ASA Dismisses Betfred Bingo Ad Complaint
The UK’s Advertising Standards Authority (ASA) has published a ruling involving a complaint received relating to a Betfred advertisement showing a three individuals engrossed in everyday activities whilst enjoying a game of Bingo on their mobile devices. The ad features a woman taking a bath, a man busy preparing a meal, and a second woman exercising.
The complainant based the complaint on the opinion that the ad sought to normalise gambling activities by associating those activities with everyday activities, and in so doing, posing a decided risk in terms of insinuating to high-risk players that gambling should in fact play a prominent role in day-to-day activities.
The ASA, after having considered the response and counter-arguments from Betfred, decided not to uphold the complaint against the operator.
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No Excessive Playing Involved
Betfred responded to the viewer’s complaint by saying that it was important to take cognisance of the fact that the ad did not suggest that Bingo should be played obsessively or even excessively throughout the day. What’s more, said Betfred, there were no insinuations made to the effect of Bingo being in any way more of a priority than other social or everyday activities. There wasn’t a portrayal of unrealistic emotions that could possibly be construed as creating unrealistic expectations of Bingo, and neither was any reference made to any form of high-stakes gambling.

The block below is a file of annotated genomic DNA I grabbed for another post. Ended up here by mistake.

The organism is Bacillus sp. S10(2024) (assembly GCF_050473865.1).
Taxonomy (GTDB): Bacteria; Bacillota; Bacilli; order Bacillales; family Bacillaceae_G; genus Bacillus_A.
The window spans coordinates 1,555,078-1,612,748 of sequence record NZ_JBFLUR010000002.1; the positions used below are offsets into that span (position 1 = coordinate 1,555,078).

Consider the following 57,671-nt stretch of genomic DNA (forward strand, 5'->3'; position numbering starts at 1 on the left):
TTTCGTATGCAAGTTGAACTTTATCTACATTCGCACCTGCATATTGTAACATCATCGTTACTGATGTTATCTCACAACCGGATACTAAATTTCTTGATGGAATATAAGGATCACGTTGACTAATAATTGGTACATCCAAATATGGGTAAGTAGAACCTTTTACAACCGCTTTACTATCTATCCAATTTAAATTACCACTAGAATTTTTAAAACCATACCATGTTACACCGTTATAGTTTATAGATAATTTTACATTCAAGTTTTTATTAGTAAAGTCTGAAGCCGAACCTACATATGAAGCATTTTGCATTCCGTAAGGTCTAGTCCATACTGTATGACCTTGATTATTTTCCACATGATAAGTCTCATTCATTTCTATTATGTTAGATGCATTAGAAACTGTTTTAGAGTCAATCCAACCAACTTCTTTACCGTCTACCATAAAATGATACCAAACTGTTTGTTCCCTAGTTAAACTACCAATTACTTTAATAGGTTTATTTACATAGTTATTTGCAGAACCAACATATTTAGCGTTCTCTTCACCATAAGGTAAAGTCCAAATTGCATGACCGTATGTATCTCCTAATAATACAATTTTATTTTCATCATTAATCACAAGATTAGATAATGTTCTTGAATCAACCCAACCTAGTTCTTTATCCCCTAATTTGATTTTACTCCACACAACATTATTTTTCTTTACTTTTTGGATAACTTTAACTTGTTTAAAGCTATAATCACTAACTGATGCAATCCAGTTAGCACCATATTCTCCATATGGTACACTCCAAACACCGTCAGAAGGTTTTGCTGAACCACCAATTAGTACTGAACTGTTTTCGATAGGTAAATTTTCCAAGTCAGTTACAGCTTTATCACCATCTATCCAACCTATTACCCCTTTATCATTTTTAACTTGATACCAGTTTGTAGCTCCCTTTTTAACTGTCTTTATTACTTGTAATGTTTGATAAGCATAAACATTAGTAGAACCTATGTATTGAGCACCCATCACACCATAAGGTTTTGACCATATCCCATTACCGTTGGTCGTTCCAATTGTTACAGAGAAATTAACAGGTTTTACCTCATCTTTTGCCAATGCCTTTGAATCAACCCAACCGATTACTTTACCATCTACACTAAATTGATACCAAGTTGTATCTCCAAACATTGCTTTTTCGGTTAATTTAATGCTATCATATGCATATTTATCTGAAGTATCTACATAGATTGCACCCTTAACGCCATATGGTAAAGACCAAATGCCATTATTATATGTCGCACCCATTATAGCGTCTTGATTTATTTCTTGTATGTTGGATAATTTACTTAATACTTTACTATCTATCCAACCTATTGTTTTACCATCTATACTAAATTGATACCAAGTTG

The main disqualifier in terms of the complaint, said the operator, was the fact that Bingo was merely depicted as an activity happening alongside other activities. At no point did the ad suggest that Bingo purported to replace those actives or enjoy priority over those activities.
Gambling Not Depicted As Replacement
The ASA agreed on all counts and opted to side with the operator. It stated by way of feedback that it agreed that gambling wasn’t being depicted as a replacement for any other area of everyday life. Bingo was being advertised as being a form of entertainment, and a supplementary one at that; and definitely not a game looking to occupy someone’s entire day.
The ASA also stated that it had evaluated the various elements of the ad by filtering these through the provisions of the BCAP Code rules, and that nothing of any concern had stood out as something that deserved the red flag.
Betfred welcomed the decision by the ASA. The ad drew the attention of the complainant when it was aired in the UK on January 20.